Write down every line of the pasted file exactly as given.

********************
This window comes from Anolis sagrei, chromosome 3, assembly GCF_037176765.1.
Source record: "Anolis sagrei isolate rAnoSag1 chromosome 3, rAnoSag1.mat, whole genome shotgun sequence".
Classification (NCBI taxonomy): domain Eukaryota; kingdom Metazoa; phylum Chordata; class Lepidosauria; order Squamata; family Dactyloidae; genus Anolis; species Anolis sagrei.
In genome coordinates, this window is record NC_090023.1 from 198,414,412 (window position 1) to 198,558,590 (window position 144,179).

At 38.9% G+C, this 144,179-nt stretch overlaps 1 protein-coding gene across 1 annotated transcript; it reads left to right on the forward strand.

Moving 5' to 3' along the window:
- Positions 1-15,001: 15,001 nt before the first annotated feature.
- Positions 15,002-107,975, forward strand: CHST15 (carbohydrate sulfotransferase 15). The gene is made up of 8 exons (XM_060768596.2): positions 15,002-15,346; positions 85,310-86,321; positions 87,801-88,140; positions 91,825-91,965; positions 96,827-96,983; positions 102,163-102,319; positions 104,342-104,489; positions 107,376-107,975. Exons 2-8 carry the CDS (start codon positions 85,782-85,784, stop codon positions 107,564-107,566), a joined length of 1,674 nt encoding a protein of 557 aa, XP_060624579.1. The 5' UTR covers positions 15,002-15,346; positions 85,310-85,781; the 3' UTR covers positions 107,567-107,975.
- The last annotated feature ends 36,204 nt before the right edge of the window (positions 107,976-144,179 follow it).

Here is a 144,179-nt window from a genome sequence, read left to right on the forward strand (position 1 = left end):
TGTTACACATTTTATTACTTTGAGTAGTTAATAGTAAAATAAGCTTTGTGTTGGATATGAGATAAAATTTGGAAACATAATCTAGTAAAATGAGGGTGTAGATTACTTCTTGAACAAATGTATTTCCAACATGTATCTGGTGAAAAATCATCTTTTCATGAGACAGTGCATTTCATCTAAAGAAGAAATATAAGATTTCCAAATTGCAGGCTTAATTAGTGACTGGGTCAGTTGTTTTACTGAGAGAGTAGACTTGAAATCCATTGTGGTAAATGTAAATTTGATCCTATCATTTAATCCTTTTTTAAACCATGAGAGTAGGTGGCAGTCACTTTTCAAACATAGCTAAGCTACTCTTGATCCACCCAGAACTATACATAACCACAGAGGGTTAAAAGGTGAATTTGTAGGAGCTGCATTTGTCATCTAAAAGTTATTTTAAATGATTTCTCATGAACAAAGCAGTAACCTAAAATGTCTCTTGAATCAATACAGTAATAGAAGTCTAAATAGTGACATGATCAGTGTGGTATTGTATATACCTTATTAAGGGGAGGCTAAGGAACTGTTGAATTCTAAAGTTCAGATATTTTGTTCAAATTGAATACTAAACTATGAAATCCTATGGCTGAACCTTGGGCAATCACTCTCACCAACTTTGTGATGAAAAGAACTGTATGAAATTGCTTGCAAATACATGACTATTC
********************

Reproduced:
This window comes from Anolis sagrei, chromosome 3, assembly GCF_037176765.1.
Source record: "Anolis sagrei isolate rAnoSag1 chromosome 3, rAnoSag1.mat, whole genome shotgun sequence".
Classification (NCBI taxonomy): domain Eukaryota; kingdom Metazoa; phylum Chordata; class Lepidosauria; order Squamata; family Dactyloidae; genus Anolis; species Anolis sagrei.
In genome coordinates, this window is record NC_090023.1 from 198,414,412 (window position 1) to 198,558,590 (window position 144,179).

At 38.9% G+C, this 144,179-nt stretch overlaps 1 protein-coding gene across 1 annotated transcript; it reads left to right on the forward strand.

Moving 5' to 3' along the window:
- Positions 1-15,001: 15,001 nt before the first annotated feature.
- Positions 15,002-107,975, forward strand: CHST15 (carbohydrate sulfotransferase 15). The gene is made up of 8 exons (XM_060768596.2): positions 15,002-15,346; positions 85,310-86,321; positions 87,801-88,140; positions 91,825-91,965; positions 96,827-96,983; positions 102,163-102,319; positions 104,342-104,489; positions 107,376-107,975. Exons 2-8 carry the CDS (start codon positions 85,782-85,784, stop codon positions 107,564-107,566), a joined length of 1,674 nt encoding a protein of 557 aa, XP_060624579.1. The 5' UTR covers positions 15,002-15,346; positions 85,310-85,781; the 3' UTR covers positions 107,567-107,975.
- The last annotated feature ends 36,204 nt before the right edge of the window (positions 107,976-144,179 follow it).

Here is a 144,179-nt window from a genome sequence, read left to right on the forward strand (position 1 = left end):
TGTTACACATTTTATTACTTTGAGTAGTTAATAGTAAAATAAGCTTTGTGTTGGATATGAGATAAAATTTGGAAACATAATCTAGTAAAATGAGGGTGTAGATTACTTCTTGAACAAATGTATTTCCAACATGTATCTGGTGAAAAATCATCTTTTCATGAGACAGTGCATTTCATCTAAAGAAGAAATATAAGATTTCCAAATTGCAGGCTTAATTAGTGACTGGGTCAGTTGTTTTACTGAGAGAGTAGACTTGAAATCCATTGTGGTAAATGTAAATTTGATCCTATCATTTAATCCTTTTTTAAACCATGAGAGTAGGTGGCAGTCACTTTTCAAACATAGCTAAGCTACTCTTGATCCACCCAGAACTATACATAACCACAGAGGGTTAAAAGGTGAATTTGTAGGAGCTGCATTTGTCATCTAAAAGTTATTTTAAATGATTTCTCATGAACAAAGCAGTAACCTAAAATGTCTCTTGAATCAATACAGTAATAGAAGTCTAAATAGTGACATGATCAGTGTGGTATTGTATATACCTTATTAAGGGGAGGCTAAGGAACTGTTGAATTCTAAAGTTCAGATATTTTGTTCAAATTGAATACTAAACTATGAAATCCTATGGCTGAACCTTGGGCAATCACTCTCACCAACTTTGTGATGAAAAGAACTGTATGAAATTGCTTGCAAATACATGACTATTC